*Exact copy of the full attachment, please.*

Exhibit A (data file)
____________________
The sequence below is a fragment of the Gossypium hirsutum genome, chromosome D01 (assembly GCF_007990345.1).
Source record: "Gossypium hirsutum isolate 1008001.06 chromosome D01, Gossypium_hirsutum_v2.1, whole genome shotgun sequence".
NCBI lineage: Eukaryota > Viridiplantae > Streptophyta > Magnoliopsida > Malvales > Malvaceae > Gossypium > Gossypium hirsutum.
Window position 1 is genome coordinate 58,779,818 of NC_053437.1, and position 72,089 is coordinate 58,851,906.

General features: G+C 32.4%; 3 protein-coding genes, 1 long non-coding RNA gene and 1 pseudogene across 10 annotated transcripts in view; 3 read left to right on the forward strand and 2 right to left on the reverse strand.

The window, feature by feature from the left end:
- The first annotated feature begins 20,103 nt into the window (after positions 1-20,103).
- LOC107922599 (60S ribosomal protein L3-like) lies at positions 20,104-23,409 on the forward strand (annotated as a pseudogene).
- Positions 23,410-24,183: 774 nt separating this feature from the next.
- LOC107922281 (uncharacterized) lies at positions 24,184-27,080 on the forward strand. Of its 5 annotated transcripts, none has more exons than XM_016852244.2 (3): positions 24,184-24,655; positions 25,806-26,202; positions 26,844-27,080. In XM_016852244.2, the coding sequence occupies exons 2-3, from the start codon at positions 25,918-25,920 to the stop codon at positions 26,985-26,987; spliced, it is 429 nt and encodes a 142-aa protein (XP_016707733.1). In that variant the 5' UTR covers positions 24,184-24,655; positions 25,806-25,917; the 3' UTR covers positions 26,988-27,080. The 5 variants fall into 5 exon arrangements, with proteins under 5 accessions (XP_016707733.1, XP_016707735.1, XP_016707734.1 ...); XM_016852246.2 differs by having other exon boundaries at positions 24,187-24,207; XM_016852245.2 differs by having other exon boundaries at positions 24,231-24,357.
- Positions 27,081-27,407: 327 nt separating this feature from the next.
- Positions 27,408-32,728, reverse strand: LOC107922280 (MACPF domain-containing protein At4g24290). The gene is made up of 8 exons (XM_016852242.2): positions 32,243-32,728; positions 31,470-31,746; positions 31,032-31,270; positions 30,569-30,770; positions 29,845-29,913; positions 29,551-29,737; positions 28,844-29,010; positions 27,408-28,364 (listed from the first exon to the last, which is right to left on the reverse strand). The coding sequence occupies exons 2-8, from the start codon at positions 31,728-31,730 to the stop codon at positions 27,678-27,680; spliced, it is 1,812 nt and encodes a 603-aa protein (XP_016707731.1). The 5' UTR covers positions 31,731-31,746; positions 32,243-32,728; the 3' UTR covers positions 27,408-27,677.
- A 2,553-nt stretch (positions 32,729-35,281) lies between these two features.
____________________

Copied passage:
The sequence below is a fragment of the Gossypium hirsutum genome, chromosome D01 (assembly GCF_007990345.1).
Source record: "Gossypium hirsutum isolate 1008001.06 chromosome D01, Gossypium_hirsutum_v2.1, whole genome shotgun sequence".
NCBI lineage: Eukaryota > Viridiplantae > Streptophyta > Magnoliopsida > Malvales > Malvaceae > Gossypium > Gossypium hirsutum.
Window position 1 is genome coordinate 58,779,818 of NC_053437.1, and position 72,089 is coordinate 58,851,906.

General features: G+C 32.4%; 3 protein-coding genes, 1 long non-coding RNA gene and 1 pseudogene across 10 annotated transcripts in view; 3 read left to right on the forward strand and 2 right to left on the reverse strand.

The window, feature by feature from the left end:
- The first annotated feature begins 20,103 nt into the window (after positions 1-20,103).
- LOC107922599 (60S ribosomal protein L3-like) lies at positions 20,104-23,409 on the forward strand (annotated as a pseudogene).
- Positions 23,410-24,183: 774 nt separating this feature from the next.
- LOC107922281 (uncharacterized) lies at positions 24,184-27,080 on the forward strand. Of its 5 annotated transcripts, none has more exons than XM_016852244.2 (3): positions 24,184-24,655; positions 25,806-26,202; positions 26,844-27,080. In XM_016852244.2, the coding sequence occupies exons 2-3, from the start codon at positions 25,918-25,920 to the stop codon at positions 26,985-26,987; spliced, it is 429 nt and encodes a 142-aa protein (XP_016707733.1). In that variant the 5' UTR covers positions 24,184-24,655; positions 25,806-25,917; the 3' UTR covers positions 26,988-27,080. The 5 variants fall into 5 exon arrangements, with proteins under 5 accessions (XP_016707733.1, XP_016707735.1, XP_016707734.1 ...); XM_016852246.2 differs by having other exon boundaries at positions 24,187-24,207; XM_016852245.2 differs by having other exon boundaries at positions 24,231-24,357.
- Positions 27,081-27,407: 327 nt separating this feature from the next.
- Positions 27,408-32,728, reverse strand: LOC107922280 (MACPF domain-containing protein At4g24290). The gene is made up of 8 exons (XM_016852242.2): positions 32,243-32,728; positions 31,470-31,746; positions 31,032-31,270; positions 30,569-30,770; positions 29,845-29,913; positions 29,551-29,737; positions 28,844-29,010; positions 27,408-28,364 (listed from the first exon to the last, which is right to left on the reverse strand). The coding sequence occupies exons 2-8, from the start codon at positions 31,728-31,730 to the stop codon at positions 27,678-27,680; spliced, it is 1,812 nt and encodes a 603-aa protein (XP_016707731.1). The 5' UTR covers positions 31,731-31,746; positions 32,243-32,728; the 3' UTR covers positions 27,408-27,677.
- A 2,553-nt stretch (positions 32,729-35,281) lies between these two features.